Can We Stay And Chat A While?

Photo: Nathaniel Popkin

Here we are at the three month anniversary of the Hidden City Daily. Pete and Thaddeus and I–and our 30 contributors–want to say thank you for inviting us in, for clicking over this way, and for engaging with us as we seek meaning and possibility in this old place.

This is the 279th article we’ve published. By now, you’ve come to expect moving photography, sharp writing, insight, context, and perspective. We’ve broken a good two dozen stories on real estate, architecture, and preservation and we’ve brought you inside places most people never see–indeed so many places demolished within weeks or days of our visit.

We aim to explore, expose, and elevate and we want to keep doing it with you.

We’ve tried to make that easy, by creating various membership levels and packages–for individuals and businesses. This is indeed how we’re funded: your membership helps us match the money granted to us by the Knight Foundation. Each membership means we can draw a little more on that pledge. It means we can offer something no one else can: the delight in exploring a place much larger than perhaps it often seems.

A week from today, we’ll host our second event, “Unsilent Night.” Maybe you’ll say it’s our declaration: we’re here and we plan to make a lot of noise. Really, it’s a chance to do what Hidden City has always done well: reveal and transform space. Become a Hidden City member, come to Unsilent Night, and you’ll be part of a reckless and fun sound sculptural experiment (that part is free for all) and then accompany us to the wonderfully anachronistic Orpheus Club for homemade vintage food. An experience only Hidden City can deliver.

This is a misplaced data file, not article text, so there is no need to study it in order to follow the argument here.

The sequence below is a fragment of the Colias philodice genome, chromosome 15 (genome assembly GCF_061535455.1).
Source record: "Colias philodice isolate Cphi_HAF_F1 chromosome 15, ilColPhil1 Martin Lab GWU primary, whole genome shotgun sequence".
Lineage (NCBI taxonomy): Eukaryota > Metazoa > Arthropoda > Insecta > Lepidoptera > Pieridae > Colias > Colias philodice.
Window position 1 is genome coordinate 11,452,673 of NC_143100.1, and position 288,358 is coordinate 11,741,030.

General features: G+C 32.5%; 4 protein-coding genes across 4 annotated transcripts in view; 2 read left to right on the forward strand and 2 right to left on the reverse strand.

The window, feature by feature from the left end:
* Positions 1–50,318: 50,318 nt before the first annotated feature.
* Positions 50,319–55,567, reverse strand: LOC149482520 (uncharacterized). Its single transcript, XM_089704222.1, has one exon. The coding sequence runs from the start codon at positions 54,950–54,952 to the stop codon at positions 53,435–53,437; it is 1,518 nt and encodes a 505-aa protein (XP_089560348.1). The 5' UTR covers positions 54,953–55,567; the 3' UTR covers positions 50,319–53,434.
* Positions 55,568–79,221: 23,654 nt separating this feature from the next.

I suppose we’re a little like an experimental theater company: we want your participation. Don’t hide! That’s why we run contests and ask for insight. That’s why we need you to submit your favorite public spaces and why we want you to propose story ideas and write guest editorials. We have a lot of talking to do.

About the author

Hidden City co-editor Nathaniel Popkin’s latest book is the novel Lion and Leopard (The Head and The Hand Press). He is also the author of Song of the City (Four Walls Eight Windows/Basic Books) and The Possible City (Camino Books). He is senior writer and script editor of the Emmy-winning documentary series “Philadelphia: The Great Experiment” and the fiction review editor of Cleaver Magazine. Popkin's literary criticism appears in the Wall Street Journal, Public Books, The Kenyon Review, and The Millions. He is writer-in-residence of the Athenaeum of Philadelphia.



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